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10 Things Not to Say to Someone on Bed Rest With Chronic Illness

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This week I was put on “bed rest” by a doctor for the second time (before I have even turned 23 – what a feat). So the last few days I’ve been spending way too much time on the internet. All the blogs I could find on “what not to say to someone on bed rest” were all focused on pregnant women. The irony in this? I’ve never been pregnant! Nor am I planning to be in the near future. So I couldn’t really relate to what they said.

With my chronic, somewhat diagnosed illness I have found a lot of comfort in reading blogs about others going through similar situations with their own chronic illnesses and treatments. But I couldn’t find anything for what not to say to someone chronically ill who is on bed rest! So here is the list of things I hate people saying to me:

1. “I know I could never lay still for that long.”

When someone tells me this, I’m never quite sure if it’s a compliment. Do I say thanks? I mean, sure, I’m “good” at following doctors’ orders most of the time. I try to take my meds when I’m supposed to and I really hate passing out, so that tends to help me stay flat on my back.

Sometimes when visiting a friend who is chronically ill it’s best not to mention your internal thoughts about how grateful you are to not be in their position. It doesn’t exactly help boost our morale.

2. “Isn’t bed rest only for when you’re pregnant?”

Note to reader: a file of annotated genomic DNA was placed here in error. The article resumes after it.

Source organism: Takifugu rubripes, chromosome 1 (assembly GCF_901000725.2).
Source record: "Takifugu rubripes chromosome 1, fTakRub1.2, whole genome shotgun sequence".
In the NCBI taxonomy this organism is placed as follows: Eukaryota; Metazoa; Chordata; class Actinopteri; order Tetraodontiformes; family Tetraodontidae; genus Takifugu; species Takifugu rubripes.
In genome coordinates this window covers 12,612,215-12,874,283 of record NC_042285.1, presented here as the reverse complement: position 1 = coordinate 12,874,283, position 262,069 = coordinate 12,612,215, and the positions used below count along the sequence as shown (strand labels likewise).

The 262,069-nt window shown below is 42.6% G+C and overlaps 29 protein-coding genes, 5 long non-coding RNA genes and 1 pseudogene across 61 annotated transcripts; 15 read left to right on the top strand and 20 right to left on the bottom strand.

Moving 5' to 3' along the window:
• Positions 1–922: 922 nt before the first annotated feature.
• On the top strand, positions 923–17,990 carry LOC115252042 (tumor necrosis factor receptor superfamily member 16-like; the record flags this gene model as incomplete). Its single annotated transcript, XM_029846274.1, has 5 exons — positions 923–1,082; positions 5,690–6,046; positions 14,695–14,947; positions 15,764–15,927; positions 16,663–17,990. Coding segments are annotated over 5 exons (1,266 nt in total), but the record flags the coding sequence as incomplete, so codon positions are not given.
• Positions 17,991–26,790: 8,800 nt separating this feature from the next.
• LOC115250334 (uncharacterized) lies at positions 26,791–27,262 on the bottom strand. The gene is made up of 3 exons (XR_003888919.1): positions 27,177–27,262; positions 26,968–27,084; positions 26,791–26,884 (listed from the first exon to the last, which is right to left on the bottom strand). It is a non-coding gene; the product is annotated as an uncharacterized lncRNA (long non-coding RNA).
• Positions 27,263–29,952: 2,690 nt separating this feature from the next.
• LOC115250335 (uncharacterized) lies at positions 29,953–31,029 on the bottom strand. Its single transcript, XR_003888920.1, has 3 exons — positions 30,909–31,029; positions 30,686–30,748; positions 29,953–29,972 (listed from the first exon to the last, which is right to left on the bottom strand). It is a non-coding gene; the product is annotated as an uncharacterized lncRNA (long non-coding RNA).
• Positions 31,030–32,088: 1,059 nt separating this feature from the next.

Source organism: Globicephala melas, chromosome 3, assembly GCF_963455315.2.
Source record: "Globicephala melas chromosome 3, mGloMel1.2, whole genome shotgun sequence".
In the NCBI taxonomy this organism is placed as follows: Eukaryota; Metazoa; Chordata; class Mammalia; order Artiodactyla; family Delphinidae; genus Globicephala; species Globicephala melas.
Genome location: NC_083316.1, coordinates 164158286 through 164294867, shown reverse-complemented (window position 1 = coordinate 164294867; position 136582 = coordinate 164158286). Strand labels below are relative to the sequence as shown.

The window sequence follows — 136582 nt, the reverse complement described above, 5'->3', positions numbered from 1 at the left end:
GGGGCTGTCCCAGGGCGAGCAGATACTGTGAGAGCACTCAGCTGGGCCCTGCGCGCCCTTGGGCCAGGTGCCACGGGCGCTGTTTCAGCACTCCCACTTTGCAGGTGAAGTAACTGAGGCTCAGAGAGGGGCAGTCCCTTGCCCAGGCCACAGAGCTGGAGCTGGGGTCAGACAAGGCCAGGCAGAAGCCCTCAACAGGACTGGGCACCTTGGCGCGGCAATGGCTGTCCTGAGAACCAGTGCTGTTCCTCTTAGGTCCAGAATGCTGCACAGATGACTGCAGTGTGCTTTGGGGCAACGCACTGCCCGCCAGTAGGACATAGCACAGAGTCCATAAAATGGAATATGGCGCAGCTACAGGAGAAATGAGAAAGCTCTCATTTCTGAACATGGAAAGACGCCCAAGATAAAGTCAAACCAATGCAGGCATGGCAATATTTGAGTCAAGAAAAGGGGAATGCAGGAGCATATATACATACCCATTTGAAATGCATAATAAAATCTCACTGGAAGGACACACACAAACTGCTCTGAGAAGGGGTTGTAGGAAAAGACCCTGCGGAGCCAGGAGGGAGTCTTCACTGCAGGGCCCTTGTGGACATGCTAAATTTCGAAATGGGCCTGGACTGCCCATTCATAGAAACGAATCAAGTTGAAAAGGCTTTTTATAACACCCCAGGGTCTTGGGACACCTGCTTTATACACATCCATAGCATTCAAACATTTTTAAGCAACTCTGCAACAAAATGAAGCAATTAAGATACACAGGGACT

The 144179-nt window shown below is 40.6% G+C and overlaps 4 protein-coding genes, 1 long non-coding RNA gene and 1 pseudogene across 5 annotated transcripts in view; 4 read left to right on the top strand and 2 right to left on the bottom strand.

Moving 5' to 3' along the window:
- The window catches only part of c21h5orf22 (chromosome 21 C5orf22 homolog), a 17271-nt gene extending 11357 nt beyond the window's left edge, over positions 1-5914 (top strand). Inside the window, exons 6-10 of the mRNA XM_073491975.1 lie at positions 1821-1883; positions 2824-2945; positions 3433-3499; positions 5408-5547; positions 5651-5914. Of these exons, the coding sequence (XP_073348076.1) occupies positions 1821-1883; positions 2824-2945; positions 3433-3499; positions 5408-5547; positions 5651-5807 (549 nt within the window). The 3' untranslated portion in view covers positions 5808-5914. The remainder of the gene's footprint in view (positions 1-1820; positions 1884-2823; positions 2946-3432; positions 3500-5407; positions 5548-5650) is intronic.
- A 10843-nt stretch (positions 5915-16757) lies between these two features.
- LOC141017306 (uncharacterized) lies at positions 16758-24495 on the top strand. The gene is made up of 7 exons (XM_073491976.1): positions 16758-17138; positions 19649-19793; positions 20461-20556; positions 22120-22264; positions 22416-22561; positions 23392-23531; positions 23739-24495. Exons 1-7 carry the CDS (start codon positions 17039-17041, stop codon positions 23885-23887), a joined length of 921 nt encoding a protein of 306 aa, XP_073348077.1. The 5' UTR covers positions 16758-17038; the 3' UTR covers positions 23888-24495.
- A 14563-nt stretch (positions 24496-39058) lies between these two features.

Yes, bed rest is common for high-risk pregnancy, but it’s not the only reason your doc might want you on bed rest. According to What to Expect, “Bed rest can mean different things to different doctors, from just getting off your feet every couple hours to a hospital stay. It’s estimated that activity restriction is still being prescribed in about 20 percent of pregnancies in the U.S. each year.”

In my case, I’m on bed rest because whenever I stand up my heart rate spikes and my blood pressure plummets. In other words: I pass out! If anyone could manage passing out 10+ times in one day, landing in the Urgent Care, getting IV fluids just so they could see straight and still manage to not be put on bed rest, I would give them a gold star. So yes, I am allowed to walk around the house. Just very carefully.

3. “You really shouldn’t be on bed rest at your age.”

The problem with people saying this is that it makes me feel completely helpless. They are not my doctor. WebMD might give you some crazy statistics, but my world-renowned cardiologist’s instructions will upstage a Google search every time. ​I do appreciate when my friends take the time to understand the basics of what my diagnosis means, but there’s a fine line between being compassionate and being condescending.

4. “At least you’re still alive.”

This is a big no-no! How does anyone respond to this? Thanks? They just told me my life is better than being dead. ​It may be a blessing of sorts to not be dead after my last trip to the doctor’s office, but I really wish that wasn’t the only ray of sunshine. If I really do look like death, offer your companionship – don’t tell it to my face! You’d be amazed the difference a nice pair of fuzzy socks can make during a hospital stay. Do something, bring something, crack a non-medical-related joke…anything! I can’t even stand up to go to the bathroom without losing vision for a few seconds. It’s not exactly like I’m living the high life, so even a little ray of sunshine can make a world of difference.

5. “This must all be caused by anxiety.”